I come not to bury Suidnet, but to praise it. Well, that is not entirely true – there are still some significant problems with Suidnet, but it looks to be the start of something good. I wouldn’t be surprised if you haven’t heard of Suidnet. It’s an effort by IRC and security enthusiasts to create a more secure IRC network. IRC stands for Internet Relay Chat. You have servers linked together, and they relay what people are saying, so that you can have 50,000+ people logged in to multiple channels (or in AOL speak "rooms"), all talking about various topics. A lot of people use IRC to discuss reasonably sensitive topics – just like they use email – from personal things such as medical problems to generic discussion about what a twinky the new boss is. It is trivial to monitor what a person says on IRC through a variety of means, making it very similar to email: Don’t say anything you wouldn’t mind your mother/wife/competitor seeing.
Suidnet has started this process by allowing people to connect to the servers using SSL-enabled IRC clients (or SSL tunneling software). This is a good start; it prevents local snooping on the user, and would be effective in a business environment where users may be monitored, or a shared computer lab on a university campus. The data moving between servers is also encrypted, preventing widespread snooping by one party with access to a machine in the path between servers. Unfortunately, a determined snooper can monitor what a user is up to online. Admittedly, it will take more effort, but it is far from impossible. As I see it, there are currently three primary problems with Suidnet, all of which will take a significant amount of effort solve.
The first issue is the SSL certificates used on the servers – they are self-signed, and improperly at that. Using the default settings in OpenSSL for certificate creation, they have created certificates for the server "localhost," which is fine for local testing but inexcusable for anything going into production. This is the certificate information:
Name: localhost, Stunnel Developers Ltd, Some-State, PL Issued under: Stunnel Developers Ltd Serial number: 00 Validity: Thu Feb 10, 2000 to Fri Feb 09, 2001 Fingerprint: C9:88:A5:3F:27:31:B8:1F:21:FB:95:A6:5A:10:4E:89
The certificate is completely and utterly useless. It is trivial for me as a business to redirect dns for irc.suidnet.org to an internal server, and then set up stunnel on port 9999 and direct it to the real servers. Users would then be directed at this "proxy," allowing me to monitor what they are doing with ease. What Suidnet needs to do is create a certificate authority, with a protected master certificate in a safe location that is used to sign the server certificates (a process identical for Web server certificates). Even if Suidnet were to do this properly – which is unlikely, since properly creating and maintaining a certificate authority takes quite a bit of work – it would be pointless without the root certificate being shipped in IRC clients.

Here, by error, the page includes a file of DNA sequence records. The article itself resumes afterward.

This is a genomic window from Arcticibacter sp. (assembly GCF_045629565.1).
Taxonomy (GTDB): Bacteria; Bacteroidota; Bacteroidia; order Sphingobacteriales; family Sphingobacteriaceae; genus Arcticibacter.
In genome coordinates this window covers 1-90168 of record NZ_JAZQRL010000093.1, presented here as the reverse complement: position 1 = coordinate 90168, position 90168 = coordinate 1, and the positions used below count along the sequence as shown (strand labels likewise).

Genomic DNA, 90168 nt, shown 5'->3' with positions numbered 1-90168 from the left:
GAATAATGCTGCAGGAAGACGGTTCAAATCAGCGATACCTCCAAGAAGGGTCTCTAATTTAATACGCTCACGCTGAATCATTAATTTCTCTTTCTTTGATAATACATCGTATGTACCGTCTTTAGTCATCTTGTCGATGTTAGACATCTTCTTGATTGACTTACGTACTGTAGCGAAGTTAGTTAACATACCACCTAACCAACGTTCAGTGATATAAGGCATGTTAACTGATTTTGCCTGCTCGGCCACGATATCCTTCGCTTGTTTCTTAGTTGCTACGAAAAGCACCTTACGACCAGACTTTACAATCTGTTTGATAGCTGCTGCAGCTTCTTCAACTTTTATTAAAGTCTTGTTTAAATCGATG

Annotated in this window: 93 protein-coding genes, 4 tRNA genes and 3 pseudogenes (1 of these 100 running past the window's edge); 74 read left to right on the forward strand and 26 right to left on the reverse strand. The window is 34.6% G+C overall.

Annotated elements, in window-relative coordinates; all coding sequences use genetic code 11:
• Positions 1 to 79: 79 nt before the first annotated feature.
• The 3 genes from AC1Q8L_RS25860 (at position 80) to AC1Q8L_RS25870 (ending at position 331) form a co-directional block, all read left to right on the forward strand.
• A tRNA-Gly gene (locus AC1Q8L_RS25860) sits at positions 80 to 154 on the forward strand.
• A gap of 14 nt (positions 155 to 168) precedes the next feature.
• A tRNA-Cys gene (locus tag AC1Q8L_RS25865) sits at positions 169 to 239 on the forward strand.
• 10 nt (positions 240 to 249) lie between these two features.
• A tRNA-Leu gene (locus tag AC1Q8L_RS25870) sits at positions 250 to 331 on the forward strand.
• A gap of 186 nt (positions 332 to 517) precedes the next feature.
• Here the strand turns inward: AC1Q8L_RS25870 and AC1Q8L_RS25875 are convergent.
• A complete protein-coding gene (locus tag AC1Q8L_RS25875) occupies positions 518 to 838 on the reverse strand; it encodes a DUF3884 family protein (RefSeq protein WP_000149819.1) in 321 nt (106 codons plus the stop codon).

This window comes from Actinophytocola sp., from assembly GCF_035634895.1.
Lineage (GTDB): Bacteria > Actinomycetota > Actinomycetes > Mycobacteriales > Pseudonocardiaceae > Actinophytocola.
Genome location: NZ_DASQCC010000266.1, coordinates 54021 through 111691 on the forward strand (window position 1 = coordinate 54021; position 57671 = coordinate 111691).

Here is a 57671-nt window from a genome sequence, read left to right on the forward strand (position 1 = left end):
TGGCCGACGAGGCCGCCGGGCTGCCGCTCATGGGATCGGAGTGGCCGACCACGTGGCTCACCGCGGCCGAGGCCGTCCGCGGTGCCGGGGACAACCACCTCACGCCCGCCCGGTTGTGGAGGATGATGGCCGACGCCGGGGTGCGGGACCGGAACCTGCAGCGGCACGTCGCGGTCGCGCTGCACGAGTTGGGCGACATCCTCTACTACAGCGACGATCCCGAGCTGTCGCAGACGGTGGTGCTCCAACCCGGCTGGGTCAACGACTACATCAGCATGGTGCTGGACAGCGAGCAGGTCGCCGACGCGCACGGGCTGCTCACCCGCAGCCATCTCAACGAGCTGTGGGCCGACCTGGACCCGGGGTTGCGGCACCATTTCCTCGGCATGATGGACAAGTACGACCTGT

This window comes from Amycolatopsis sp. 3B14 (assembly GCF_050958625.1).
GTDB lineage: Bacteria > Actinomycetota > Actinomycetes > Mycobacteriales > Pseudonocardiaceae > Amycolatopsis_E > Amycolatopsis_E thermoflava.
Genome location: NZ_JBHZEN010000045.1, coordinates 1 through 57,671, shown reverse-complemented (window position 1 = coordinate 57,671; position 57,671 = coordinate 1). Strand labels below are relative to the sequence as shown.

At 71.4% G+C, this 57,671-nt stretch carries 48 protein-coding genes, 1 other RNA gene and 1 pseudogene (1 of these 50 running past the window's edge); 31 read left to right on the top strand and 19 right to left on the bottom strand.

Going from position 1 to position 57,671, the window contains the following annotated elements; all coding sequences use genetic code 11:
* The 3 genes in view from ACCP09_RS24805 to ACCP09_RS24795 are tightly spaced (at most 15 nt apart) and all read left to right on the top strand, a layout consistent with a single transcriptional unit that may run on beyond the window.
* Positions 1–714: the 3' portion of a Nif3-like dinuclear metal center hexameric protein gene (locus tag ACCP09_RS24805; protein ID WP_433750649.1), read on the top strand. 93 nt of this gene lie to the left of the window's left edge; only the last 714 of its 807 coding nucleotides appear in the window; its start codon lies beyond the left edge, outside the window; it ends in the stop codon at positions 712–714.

The theory behind why SSL secures connections is simple. Certificates are signed by a root certificate (Thawte’s or Verisign’s). The public key portion of this root certificate can be used to verify the signatures, and this public key is shipped with the software. If an attacker is able to fiddle with the key that ships with the software package, they can also fiddle with the software package, rendering any security ineffective. This whole method of securing connections relies heavily on the client installing a "trusted" client that contains the public portions of the root keys. Now to fix this, they would need to work with the creators of popular IRC software such as Epic IRC or BitchX, or possibly create their own packages and distribute them on a secure Web server. Since the client has to trust the server not to be logging everything, Suidnet says it is feasible for them to distribute the client software as well. Hopefully Suidnet will fix this shortly.
This is the next area that Suidnet appears to be having significant problems with. If the server is not secure, then an attacker can break in and modify the software so that they can monitor what is going on. A quick audit of the Suidnet servers showed almost every server running at least 2 or 3 services, ranging from ssh, dns and ftp to samba (windows file sharing), mysql, X11, portmap and NFS. On the server with NFS available, I was able to connect and query it – not exactly an encouraging sign, especially when you consider the number of software flaws present in Linux and the various BSDs. It doesn’t do much good to write secure software and then run it on servers where an attacker can likely gain root-level access remotely. If Suidnet is serious about security, the only thing the servers should be running is the IRC software, and SSH for remote access. Not pop, X11 (yikes) and samba. They definitely need to cut down on the number of services available, and the number of user accounts.